Ryan Colbert (Fred) and J.C. Cutler (Ebenezer Scrooge) at work. Photo by Dan Norman.
The Guthrie’s 2016 production of A Christmas Carol will not surprise you if you’ve seen it in recent years. J.C. Cutler is still excellent as Scrooge, Mathew LeFebvre’s costumes are still pretty dandy, and the music is just as nice as you recall. There are a couple fresher faces that are now a bit more familiar (Hello, Tyler Michaels! Pity there’s no wire work for you in this show.), sure, and maybe some of those carolers aren’t the ones you remember, but it still tugs at the heart strings. Is that a tear in my eye? Oh, for cute!
For those not familiar with this seasonal favorite, Charles Dickens wrote a novel about a despicable miser who managed to insult– oh, sorry, wrong story. This is the one with a grumpy miser, Tiny Tim and the figgy pudding, questions of work-life balance, near-frantic worries of financial insecurity, and the age-old work vs. romance bind. If we leave out the first two items, it sounds a lot like a play for Millennials, which in this case is to say that it hits a lot of universal themes very well.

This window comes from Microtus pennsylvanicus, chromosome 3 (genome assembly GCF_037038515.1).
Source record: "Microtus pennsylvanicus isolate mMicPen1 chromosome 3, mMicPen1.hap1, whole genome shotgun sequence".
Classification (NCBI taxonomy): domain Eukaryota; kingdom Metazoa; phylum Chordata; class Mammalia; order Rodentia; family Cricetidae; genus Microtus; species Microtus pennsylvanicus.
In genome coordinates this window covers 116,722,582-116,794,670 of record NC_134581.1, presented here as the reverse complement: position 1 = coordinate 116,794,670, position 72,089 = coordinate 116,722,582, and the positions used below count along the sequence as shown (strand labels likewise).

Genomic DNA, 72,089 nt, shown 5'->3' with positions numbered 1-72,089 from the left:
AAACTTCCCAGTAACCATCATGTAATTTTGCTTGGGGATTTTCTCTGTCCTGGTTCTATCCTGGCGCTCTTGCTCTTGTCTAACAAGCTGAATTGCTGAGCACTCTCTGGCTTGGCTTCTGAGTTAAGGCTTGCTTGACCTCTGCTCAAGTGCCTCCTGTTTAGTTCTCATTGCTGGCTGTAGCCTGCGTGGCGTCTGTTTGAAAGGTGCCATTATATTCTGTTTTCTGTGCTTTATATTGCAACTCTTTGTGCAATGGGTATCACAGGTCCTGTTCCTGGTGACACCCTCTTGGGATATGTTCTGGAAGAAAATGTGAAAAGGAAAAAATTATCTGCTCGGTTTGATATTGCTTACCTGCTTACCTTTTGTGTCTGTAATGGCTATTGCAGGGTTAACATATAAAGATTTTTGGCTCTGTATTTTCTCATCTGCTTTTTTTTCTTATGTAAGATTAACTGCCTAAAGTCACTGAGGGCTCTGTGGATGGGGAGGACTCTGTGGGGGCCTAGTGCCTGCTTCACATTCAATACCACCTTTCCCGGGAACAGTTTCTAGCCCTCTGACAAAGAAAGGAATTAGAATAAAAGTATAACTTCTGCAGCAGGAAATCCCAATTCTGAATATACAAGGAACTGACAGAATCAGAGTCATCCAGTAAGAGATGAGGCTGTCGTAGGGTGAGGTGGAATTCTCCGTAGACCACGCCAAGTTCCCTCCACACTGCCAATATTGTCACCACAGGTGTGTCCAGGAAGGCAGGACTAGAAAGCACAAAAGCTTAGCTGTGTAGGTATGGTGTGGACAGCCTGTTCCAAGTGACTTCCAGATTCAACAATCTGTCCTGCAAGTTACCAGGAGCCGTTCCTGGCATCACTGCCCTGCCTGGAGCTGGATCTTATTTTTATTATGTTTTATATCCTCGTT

Like settling into The Sound of Music or another familiar classic, A Christmas Carol is not the sort of show that you go to expecting surprises. You won’t find any here, except perhaps being surprised that you’re not actually that jaded and it does warm your heart a bit. Joe Chvala returns as the director of this adaptation by Crispin Whittell, which guest-stars a cool but familiar transforming and rotating set by Christopher Akerlind. (Sidenote: If there’s ever a reminder that London’s winter is paltry, it’s the massive panel of windows in Scrooge’s roof. Looks great, freezes you faster than the Polar Plunge.) It’s slick, it has some nice touches, and it’s as familiar as Grandma’s hot dish.
Speaking of hot dish, it’s time for Thanksgiving dinner planning. Could you get that grape salad out of here, please? Let’s have some real Minnesotan food to chase that old favorite Carol. Did you know it turned 42 this year?
Basil was named one of Musical America's 30 Professionals of the Year in 2017.